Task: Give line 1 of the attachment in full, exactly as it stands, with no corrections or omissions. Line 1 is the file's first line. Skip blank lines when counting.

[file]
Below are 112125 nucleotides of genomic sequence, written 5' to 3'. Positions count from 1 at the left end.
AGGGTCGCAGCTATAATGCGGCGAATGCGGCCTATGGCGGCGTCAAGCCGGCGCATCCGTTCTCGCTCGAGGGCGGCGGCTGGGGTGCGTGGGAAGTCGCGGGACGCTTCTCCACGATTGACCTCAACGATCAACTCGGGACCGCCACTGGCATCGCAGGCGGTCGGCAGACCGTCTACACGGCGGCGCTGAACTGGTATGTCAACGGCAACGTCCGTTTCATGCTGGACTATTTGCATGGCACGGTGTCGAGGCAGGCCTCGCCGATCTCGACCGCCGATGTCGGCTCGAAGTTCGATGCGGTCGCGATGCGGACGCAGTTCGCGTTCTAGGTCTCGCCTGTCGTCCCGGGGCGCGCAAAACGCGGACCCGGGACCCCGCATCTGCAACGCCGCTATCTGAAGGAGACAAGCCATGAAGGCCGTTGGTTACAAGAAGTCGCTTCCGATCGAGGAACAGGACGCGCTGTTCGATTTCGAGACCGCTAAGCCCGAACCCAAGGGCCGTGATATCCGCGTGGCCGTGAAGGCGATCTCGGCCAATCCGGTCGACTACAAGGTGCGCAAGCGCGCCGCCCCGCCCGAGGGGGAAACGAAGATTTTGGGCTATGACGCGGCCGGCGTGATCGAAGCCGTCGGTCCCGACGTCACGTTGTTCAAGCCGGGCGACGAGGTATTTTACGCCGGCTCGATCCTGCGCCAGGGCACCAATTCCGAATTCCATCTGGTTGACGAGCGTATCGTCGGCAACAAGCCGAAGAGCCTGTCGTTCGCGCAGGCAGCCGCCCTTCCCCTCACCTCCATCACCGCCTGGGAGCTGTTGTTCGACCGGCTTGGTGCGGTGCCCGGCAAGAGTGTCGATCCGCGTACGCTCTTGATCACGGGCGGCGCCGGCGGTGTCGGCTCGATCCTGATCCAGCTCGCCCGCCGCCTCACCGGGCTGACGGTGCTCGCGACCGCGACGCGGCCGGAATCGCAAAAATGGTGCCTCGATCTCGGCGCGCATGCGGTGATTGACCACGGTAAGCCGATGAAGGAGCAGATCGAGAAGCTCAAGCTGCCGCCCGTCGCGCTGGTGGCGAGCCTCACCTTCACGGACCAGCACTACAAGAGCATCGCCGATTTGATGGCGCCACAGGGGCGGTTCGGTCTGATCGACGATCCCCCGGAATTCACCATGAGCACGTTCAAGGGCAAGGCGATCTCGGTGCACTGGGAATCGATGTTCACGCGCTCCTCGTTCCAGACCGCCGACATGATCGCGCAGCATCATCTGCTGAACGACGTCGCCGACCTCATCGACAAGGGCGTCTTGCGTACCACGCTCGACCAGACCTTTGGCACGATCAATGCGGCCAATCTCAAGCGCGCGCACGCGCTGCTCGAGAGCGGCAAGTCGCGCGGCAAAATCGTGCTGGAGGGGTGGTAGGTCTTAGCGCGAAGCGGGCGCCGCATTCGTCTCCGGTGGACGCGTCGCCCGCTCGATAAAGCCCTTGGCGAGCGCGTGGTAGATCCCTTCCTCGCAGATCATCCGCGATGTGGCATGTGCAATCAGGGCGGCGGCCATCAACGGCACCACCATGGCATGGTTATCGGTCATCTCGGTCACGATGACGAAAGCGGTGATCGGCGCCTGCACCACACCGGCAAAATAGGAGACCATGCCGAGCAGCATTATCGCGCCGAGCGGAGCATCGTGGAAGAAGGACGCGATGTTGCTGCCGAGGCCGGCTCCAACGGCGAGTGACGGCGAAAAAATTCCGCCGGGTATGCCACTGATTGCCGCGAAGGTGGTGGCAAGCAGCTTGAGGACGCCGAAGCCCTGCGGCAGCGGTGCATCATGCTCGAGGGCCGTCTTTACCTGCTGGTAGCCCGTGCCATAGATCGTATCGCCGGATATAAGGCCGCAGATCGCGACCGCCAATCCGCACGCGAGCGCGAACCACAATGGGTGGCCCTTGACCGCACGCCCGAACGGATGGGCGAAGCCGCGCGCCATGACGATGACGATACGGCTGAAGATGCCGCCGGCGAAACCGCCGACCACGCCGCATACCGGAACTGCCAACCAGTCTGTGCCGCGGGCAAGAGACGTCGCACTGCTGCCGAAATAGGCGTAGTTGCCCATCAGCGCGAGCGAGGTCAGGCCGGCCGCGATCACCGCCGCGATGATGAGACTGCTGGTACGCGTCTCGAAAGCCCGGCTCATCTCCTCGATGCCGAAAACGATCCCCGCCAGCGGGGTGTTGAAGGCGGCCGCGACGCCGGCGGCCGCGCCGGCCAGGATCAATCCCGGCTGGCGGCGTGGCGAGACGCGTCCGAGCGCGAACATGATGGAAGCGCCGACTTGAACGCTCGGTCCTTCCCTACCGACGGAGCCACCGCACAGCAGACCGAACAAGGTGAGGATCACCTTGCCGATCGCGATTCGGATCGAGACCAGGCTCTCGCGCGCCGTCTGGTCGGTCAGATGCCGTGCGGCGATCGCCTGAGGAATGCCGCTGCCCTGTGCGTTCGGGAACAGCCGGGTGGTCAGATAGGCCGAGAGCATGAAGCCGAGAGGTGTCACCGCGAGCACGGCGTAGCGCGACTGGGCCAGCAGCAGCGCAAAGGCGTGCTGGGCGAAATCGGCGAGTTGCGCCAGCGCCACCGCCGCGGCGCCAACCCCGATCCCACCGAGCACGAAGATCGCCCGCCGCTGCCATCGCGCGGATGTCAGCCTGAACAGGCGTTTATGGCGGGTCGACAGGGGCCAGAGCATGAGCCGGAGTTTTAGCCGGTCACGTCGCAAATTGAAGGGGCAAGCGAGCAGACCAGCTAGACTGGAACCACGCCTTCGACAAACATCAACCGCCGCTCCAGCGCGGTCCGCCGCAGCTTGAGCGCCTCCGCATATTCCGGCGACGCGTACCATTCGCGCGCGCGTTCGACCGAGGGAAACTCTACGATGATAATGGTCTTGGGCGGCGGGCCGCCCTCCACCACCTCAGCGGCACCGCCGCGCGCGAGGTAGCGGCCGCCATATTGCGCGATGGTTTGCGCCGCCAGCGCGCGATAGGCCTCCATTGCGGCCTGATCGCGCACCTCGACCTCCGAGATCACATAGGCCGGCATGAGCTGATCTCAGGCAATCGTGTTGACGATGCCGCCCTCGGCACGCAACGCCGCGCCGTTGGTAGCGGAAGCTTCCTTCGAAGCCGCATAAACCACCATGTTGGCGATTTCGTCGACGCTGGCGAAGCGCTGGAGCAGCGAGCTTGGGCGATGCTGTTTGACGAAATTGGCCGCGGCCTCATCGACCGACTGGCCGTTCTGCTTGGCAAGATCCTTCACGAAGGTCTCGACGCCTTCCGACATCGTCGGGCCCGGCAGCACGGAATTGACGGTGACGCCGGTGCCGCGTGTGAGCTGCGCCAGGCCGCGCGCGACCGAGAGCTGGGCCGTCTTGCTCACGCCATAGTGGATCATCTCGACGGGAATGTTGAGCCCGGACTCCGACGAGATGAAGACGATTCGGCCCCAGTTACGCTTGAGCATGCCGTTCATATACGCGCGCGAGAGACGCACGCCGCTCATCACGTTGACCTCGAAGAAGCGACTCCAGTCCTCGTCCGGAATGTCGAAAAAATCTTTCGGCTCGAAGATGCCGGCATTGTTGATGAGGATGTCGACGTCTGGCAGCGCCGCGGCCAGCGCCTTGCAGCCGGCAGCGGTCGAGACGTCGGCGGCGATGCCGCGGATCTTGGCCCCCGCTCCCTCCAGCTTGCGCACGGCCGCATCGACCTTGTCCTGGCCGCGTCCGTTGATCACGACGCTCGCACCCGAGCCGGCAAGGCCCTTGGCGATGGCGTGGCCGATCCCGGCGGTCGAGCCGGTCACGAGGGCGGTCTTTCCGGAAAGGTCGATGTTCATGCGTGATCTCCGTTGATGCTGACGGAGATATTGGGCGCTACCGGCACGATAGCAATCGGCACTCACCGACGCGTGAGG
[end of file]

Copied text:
Below are 112125 nucleotides of genomic sequence, written 5' to 3'. Positions count from 1 at the left end.